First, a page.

Archive for May, 2007

Frog Eyes – Eye Weekly (5.24.07)

May 28, 2007


Frog Eyes’ tumultuous rock challenges listeners, but this BC quartet aren’t about to blink

Carey Mercer doesn’t have an ideal audience. “I definitely enjoy playing to what I’m lazily referring to as ‘our people’ more,” he confesses, adding an infectious chuckle while speaking to me from just outside Waco, Texas. But the Frog Eyes singer/guitarist/leader still gets immense enjoyment from playing a free noontime gig in relative anonymity at the University of Berkeley to an outdoor crowd dotted with “acid-casualty physics professors.” He adds, “I’ll play to 50-year-olds any time.”

What kind of impression Frog Eyes made on the professors’ scarred psyches remains a mystery, but with Mercer’s wailing, apocalyptic vocals riding an antagonistic tidal wave of densely packed melodies and full-bore rhythms, nasty flashbacks are a distinct possibility. “We’re a band that the average listener doesn’t find especially appealing on the first listen,” Mercer acknowledges. “But usually after the first couple listens, something clicks.”

Setting out from their Victoria, BC home in support of Frog Eyes’ fourth album Tears of the Valedictorian, Mercer – along with his drummer and better half Melanie Campbell, keyboardist Spencer Krug and bassist Michael Rak – has happily found himself greeted by people who seem more prepared for the band this time around. “There haven’t been lines around the block,” says Mercer, “but people have been coming to our shows and it seems like a nice responsive audience.” He laughs, adding that “I don’t want to sound like one of these really-excited-for-the-future guys.” (more…)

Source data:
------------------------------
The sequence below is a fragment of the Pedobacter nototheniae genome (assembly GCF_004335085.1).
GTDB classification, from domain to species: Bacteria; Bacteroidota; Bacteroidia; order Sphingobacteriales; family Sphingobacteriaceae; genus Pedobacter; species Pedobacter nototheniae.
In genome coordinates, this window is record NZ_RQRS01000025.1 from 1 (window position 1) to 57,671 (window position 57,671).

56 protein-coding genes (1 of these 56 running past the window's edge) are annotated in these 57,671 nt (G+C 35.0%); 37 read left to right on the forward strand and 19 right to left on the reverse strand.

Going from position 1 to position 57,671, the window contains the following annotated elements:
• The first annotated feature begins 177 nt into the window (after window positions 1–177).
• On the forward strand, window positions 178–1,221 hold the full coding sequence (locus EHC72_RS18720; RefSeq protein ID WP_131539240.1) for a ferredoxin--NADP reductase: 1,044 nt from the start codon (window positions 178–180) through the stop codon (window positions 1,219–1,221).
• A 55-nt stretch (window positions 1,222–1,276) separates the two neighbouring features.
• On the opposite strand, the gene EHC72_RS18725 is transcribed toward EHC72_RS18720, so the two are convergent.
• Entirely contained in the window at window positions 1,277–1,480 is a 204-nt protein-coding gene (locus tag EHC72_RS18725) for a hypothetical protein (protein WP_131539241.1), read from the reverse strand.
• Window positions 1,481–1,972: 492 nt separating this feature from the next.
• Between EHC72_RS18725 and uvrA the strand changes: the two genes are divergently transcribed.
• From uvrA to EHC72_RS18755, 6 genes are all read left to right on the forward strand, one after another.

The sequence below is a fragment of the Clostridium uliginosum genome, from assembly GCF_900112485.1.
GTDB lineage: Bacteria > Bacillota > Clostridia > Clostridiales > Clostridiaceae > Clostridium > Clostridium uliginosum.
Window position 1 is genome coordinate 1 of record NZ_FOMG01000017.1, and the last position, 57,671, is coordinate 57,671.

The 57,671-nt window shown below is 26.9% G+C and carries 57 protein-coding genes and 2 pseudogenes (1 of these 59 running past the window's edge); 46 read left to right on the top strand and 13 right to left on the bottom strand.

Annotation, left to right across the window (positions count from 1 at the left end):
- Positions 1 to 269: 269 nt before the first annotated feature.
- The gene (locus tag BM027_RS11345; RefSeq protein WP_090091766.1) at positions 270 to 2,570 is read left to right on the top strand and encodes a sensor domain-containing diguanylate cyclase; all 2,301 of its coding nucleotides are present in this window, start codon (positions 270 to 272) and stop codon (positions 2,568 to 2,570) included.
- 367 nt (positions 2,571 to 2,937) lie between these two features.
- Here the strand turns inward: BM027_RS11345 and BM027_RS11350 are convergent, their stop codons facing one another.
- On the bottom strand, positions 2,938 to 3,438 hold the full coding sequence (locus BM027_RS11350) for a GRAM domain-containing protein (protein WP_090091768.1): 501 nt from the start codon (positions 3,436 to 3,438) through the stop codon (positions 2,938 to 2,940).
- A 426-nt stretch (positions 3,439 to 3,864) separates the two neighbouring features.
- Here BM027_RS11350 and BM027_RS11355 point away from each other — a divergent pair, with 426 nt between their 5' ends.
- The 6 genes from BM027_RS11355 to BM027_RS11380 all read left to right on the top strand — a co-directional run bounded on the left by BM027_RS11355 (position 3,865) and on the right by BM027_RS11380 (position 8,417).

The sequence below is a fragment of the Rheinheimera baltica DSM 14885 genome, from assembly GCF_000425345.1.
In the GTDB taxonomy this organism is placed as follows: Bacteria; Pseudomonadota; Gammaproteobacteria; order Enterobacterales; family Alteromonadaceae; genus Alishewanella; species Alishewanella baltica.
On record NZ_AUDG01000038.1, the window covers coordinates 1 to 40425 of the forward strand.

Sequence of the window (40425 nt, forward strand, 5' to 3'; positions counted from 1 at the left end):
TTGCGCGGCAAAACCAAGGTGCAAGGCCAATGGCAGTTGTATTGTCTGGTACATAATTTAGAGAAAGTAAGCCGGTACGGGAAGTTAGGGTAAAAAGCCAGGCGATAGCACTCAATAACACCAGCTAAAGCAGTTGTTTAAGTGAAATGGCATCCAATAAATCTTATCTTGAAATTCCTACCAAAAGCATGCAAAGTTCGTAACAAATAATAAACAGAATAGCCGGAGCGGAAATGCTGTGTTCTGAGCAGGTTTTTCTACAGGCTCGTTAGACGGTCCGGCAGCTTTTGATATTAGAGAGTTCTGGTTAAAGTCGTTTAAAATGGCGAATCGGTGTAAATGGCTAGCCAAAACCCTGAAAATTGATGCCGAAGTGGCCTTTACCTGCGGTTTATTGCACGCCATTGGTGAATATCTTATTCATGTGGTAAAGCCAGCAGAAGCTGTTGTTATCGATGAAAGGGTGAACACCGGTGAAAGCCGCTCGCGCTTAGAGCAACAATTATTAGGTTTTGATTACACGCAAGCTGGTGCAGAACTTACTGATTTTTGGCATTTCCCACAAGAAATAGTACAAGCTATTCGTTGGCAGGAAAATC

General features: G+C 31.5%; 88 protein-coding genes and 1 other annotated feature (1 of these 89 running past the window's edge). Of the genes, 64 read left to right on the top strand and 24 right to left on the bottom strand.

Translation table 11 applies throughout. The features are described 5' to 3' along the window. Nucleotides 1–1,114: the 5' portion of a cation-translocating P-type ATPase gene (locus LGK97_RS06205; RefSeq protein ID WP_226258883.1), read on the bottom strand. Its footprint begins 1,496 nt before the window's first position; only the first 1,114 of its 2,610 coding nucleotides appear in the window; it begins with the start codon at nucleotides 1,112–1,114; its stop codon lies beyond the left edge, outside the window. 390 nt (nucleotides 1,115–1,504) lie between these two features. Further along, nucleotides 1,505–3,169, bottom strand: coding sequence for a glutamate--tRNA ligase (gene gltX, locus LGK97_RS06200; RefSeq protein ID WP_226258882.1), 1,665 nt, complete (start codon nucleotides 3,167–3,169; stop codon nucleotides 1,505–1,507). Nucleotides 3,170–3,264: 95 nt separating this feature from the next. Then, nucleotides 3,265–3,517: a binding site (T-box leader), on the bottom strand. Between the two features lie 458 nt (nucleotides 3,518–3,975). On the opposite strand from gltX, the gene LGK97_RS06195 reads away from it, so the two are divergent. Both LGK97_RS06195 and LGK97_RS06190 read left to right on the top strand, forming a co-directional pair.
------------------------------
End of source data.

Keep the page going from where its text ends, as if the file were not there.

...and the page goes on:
Gang Gang Dance review – Eye Weekly (5.24.07)

May 28, 2007

Battling Seizurebots or Gang Gang Dance‘s DVD experience Retina Riddim?

Brandi Disterheft review – Eye Weekly (5.17.07)

May 19, 2007


Brandi Disterheft’s first release as a leader, Debut, is a striking summary of her vast talents. An intelligent and varied record, Debut sees Disterheft working in myriad settings through nine of her own compositions. With long-time partner-in-rhythm Sly Juhas on drums and regular tenor-man Chris Gale in tow, she breathes new life into the jazz album with concise and engaging arrangements, each showcasing different sidemen. The late-’50s-era Wayne Shorter melodies of “Dandy Dangle” and “Sixty Dollar Train” provide a striking contrast to the Gale-Disterheft-Juhas trio’s psychic mood-swinging on “Typhoon the 27th Floor.” Disterheft digs in for some fine four-string wrestling during her own solo on the Mingus-esque tribute “Duke’s Dead,” and rounding out the groupings are two piano trios commanded by Adrean Farrugia’s flurry of soloing and even a couple of vocal ballads. This rising star is now the centre of her own solar system.

Originally published in EYE WEEKLY (5.17.07).

Klaxons interview – Ukula (5.1.07)

May 1, 2007


An interview with UK’s anti-nu-ravers the Klaxons.